# Entropy-Related Software

Original by Chris Hillman (Last modified by Chris Hillman 2 Feb 2001.)

Here is a list of entropy related software, organized into three categories:
• ## Tutorials

(Note that you will need a browser which supports forms and Java to use some of the software listed here.)

• Eric Sven Ristad (Computer Science, Princeton) has written a Maximum Entropy applet which computes the maximal entropy estimates of "joint events" in a simple model, and compares results with the naive averages.
• The Shannonizer, by Josh Senyak, will take any web page and rewrite it in the style of any one of eight well known authors. Claude Shannon himself was the first to play such games, which can actually be quite instructive. Give this a try! The results are hilarious. Compare this genuine news article with the same article as rewritten by Raymond Chandler. Another instructive language game involves feeding (for example) the same news article to the Alta Vista automatic translation software. For instance, translating this article from English to French and back and then from English to German and back yields this result, whereas translating from English to Spanish to English to Italian to English gives this result.
• The Dialectizer, by Samuel Stoddard, a similar page.
• 1-Dimensional MomEnt Form , by Jon Borwein (CECM and Dept. of Mathematics and Statistics, Simon Fraser University).
This is a form which allows the user to compare the result of various methods for reconstructing an unknown function from its integrals against certain known "kernels". In general, the given information does not determine a unique function, so one must introduce criteria for selecting the "best guess". The most popular reconstruction methods involve a criterion of the form "choose the function with the greatest entropy and satisfying the given constraints". Here the "entropy" in question may be Shannon's entropy or any of a wide variety of other possibilities. Such "maximal entropy" reconstruction methods have applications to spectral estimation, spectroscopy, and tomography. In playing around with this form you may further complicate matters by introducing some "noise" so that the given integrals are somewhat inaccurate; an important question is to determine how such perturbations affect the "best guess" according to various reconstruction methods.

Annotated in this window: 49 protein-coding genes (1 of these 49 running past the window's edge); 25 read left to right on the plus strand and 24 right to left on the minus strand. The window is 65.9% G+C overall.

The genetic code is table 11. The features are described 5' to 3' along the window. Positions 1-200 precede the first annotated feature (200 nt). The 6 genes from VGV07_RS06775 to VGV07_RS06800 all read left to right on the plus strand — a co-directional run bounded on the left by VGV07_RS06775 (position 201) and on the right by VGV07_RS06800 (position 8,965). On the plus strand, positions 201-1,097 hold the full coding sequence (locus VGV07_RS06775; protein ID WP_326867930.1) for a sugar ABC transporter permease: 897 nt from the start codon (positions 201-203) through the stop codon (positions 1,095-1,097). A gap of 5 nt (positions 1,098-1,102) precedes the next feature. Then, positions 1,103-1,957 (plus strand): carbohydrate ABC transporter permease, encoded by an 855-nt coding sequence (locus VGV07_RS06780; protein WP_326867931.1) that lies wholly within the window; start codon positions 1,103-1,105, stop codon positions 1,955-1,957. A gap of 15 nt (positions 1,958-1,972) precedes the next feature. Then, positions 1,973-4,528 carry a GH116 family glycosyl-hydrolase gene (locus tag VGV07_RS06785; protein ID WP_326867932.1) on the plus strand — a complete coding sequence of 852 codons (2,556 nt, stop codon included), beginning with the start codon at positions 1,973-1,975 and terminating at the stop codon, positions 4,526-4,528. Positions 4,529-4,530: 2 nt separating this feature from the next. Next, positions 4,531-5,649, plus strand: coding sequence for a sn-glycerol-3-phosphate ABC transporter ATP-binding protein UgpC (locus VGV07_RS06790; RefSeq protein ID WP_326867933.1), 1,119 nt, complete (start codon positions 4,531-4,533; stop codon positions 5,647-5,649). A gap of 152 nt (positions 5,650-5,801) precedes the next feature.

• Ken White's Coin Flipping Page. An amusing program which gives you the result of a run of coin flips. Includes links to data from previous experiments and to an article by Nicholas P. Maxwell (University of Washington, Bothell) originally published in Journal of Statistics Education v.2, n.1 (1994) which explains how the coin flipping excercise can help students understand the process of statistical inference. Produced by SHAZAM Econometrics Software.
• ## Freeware

• MATLAB programs for coding theory are available from the Information Theory Research Group in the Department of Electrical Engineering, University of Minnesota.
• The Natural Language Software Registry
• Monkey. "given any text as input MONKEY
1. computes its character entropy to any order up to 120 (no smoothing)
2. computes its word entropy to any order up to 120 (no smoothing)
3. generates mimic text to any order of accuracy (up to 120th order), character by character, or word by word
4. produces an on-screen scrollable concordance with text-retrieval facility."

• Random Numbers and Monte Carlo Methods. Links to software for Markov chains, Monte Carlo simulation, and random number generation.
• Buster is a program for recovering missing phase information (in crystallography?) using a maximal entropy principle, currently under development at the MRC Laboratory of Molecular Biology in Cambridge, England by Gérard Bricogne and John Irwin.

• ## Payware

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